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Aaa Rating For Uk Mortgage Covered Bonds

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I was just reading a rating agency's assessment and didn't think the figures looked that good. Am I missing something?

LBS's own rating is only A but these mortgage backed bonds are AAA?

Average age of loan is 40 months so back to May 2007.

It scrapes into the 69.1% LTV by just 0.2%.

Almost 1 in 7 are BTL.

That frequency of foreclosure cannot be right can it?

Fitch Ratings-London-12 August 2010: Fitch Ratings has assigned Leeds Building Society's (LBS, rated 'A'/Stable/'F1') Series 2 mortgage covered bonds a 'AAA' rating, and affirmed the outstanding Series 1 covered bonds. LBS's second series of mortgage covered bonds has been issued under a EUR7bn programme and are guaranteed by Leeds Building Society Covered Bonds LLP, a limited liability partnership incorporated in England and Wales. The EUR50m Series 2 issuance benefits from an extended maturity date of one year following its expected maturity date of August 2015. At the same time, the issuer has redeemed GBP350m of Series 1, resulting in an outstanding amount on the series of GBP900m.

The 'AAA' rating is based on LBS's Long-term Issuer Default Rating (IDR) of 'A' and a Discontinuity Factor (D-Factor) of 15.0%, the combination of which enables the mortgage covered bonds to be rated 'AA+' on a probability-of-default (PD) basis. Over-collateralisation (OC) between the cover assets and the covered bonds is sufficient to sustain a 'AA+' level of stress. A one-notch uplift from the PD rating is credited for high expected stressed recoveries, leading to the 'AAA' rating. The programme's current contractual asset percentage (AP) is equal to the 'AAA'-supporting AP of 75.6%. The current nominal AP is 52.9%, which equates to 89.0% OC. The supporting AP will be affected, among other things, by the profile of the cover assets relative to outstanding covered bonds, which can change over time, even in the absence of new issuances.

Fitch D-Factors measure the likelihood of payment interruption upon an issuer default. The D-Factor assigned to LBS's covered bonds reflects the comfort gained from the segregation of the cover assets in the bankruptcy-remote special-purpose company acting as guarantor, the issuer's robust IT systems to ensure continuity of the programme, the contractual provisions in place governing the management of the cover pool post issuer default and the oversight role of the Financial Services Authority under the UK regulated covered bond framework. The D-Factor also incorporates Fitch's assessment of the liquidity gaps that would arise in the immediate aftermath of a potential default of the issuer while the guarantee is being exercised. The cover assets are deemed to require up to 12 months for liquidation in a stressful scenario, while the covered bonds have an extendible maturity of 12 months allowing the alternative manager to sell loans during this period. LBS's cover pool is made up of UK mortgage loans originated by itself. As of end-June 2010, the pool consisted of 19,523 loans secured on residential properties, with a total outstanding balance of GBP1.8bn. The cover pool has a weighted-average (WA) original loan-to-value ratio (LTV) of 69.3%. The WA current indexed LTV, based on Fitch's approach of giving credit to 50% of any appreciation in the house price index and full consideration to any depreciation in the index, is 69.1%. The WA age of the loans is 40.5 months. The cover pool includes 13.8% of buy-to-let loans, which Fitch believes have a greater PD compared to standard owner-occupied loans. In a 'AAA' scenario, Fitch has calculated the pool's cumulative WA frequency of foreclosure at 23.5% and a WA recovery rate of 62.8%.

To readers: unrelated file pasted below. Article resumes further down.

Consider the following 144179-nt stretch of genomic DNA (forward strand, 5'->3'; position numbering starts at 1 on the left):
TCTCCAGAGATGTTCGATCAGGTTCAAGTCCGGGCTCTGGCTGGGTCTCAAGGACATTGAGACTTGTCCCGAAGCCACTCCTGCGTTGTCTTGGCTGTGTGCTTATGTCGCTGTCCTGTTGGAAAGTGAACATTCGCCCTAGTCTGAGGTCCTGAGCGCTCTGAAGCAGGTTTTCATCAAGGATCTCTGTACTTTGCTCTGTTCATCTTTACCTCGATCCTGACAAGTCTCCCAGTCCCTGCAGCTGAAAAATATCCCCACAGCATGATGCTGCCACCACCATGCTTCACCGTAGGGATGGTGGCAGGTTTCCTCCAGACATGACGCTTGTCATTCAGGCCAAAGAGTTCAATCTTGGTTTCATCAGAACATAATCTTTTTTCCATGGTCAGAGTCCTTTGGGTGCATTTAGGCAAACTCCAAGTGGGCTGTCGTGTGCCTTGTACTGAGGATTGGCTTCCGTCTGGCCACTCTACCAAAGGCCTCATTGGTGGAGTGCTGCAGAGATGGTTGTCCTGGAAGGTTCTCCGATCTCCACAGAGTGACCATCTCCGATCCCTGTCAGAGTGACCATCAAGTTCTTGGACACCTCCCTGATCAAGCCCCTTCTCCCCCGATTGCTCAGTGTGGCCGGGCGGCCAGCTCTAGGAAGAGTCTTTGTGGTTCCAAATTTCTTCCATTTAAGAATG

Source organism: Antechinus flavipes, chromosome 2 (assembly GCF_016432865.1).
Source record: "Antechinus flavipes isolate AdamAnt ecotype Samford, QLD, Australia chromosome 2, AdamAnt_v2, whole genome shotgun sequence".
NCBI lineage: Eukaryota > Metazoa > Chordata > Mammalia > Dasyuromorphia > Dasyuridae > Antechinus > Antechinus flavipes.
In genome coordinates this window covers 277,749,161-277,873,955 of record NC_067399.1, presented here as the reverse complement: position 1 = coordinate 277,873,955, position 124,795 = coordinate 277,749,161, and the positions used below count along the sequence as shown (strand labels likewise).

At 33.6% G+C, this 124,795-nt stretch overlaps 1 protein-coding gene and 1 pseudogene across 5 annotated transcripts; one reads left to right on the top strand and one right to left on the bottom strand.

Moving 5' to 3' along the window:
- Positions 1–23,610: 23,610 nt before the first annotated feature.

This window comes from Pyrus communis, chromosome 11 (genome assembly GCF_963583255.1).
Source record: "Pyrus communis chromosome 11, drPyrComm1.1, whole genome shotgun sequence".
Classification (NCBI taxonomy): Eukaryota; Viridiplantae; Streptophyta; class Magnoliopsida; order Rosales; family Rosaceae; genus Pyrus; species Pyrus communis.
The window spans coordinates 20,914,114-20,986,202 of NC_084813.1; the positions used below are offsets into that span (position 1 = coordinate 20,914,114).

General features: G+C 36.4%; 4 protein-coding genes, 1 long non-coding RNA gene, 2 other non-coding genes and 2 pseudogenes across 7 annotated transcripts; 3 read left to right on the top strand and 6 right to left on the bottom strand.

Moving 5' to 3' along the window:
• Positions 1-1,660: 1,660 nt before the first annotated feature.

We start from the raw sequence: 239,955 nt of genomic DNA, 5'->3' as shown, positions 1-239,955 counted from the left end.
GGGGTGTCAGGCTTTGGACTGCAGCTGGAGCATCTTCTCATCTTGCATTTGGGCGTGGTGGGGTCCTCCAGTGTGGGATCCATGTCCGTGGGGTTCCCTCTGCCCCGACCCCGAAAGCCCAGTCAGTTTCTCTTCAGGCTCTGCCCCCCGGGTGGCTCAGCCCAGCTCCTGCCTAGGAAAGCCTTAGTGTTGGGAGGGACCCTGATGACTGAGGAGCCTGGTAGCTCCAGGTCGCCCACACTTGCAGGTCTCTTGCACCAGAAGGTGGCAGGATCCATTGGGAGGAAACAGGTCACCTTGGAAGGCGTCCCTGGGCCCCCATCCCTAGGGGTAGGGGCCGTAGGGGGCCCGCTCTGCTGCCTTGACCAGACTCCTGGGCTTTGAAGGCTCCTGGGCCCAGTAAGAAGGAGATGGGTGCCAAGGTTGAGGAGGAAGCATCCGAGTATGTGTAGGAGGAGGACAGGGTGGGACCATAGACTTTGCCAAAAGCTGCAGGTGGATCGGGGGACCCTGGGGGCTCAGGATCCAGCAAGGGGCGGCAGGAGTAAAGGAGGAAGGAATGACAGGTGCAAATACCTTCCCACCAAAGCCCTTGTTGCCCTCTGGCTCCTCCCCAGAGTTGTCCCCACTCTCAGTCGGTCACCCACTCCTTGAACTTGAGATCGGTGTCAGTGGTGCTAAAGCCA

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  • 261 Brexit, House prices and Summer 2020

    1. 1. Including the effects Brexit, where do you think average UK house prices will be relative to now in June 2020?


      • down 5% +
      • down 2.5%
      • Even
      • up 2.5%
      • up 5%



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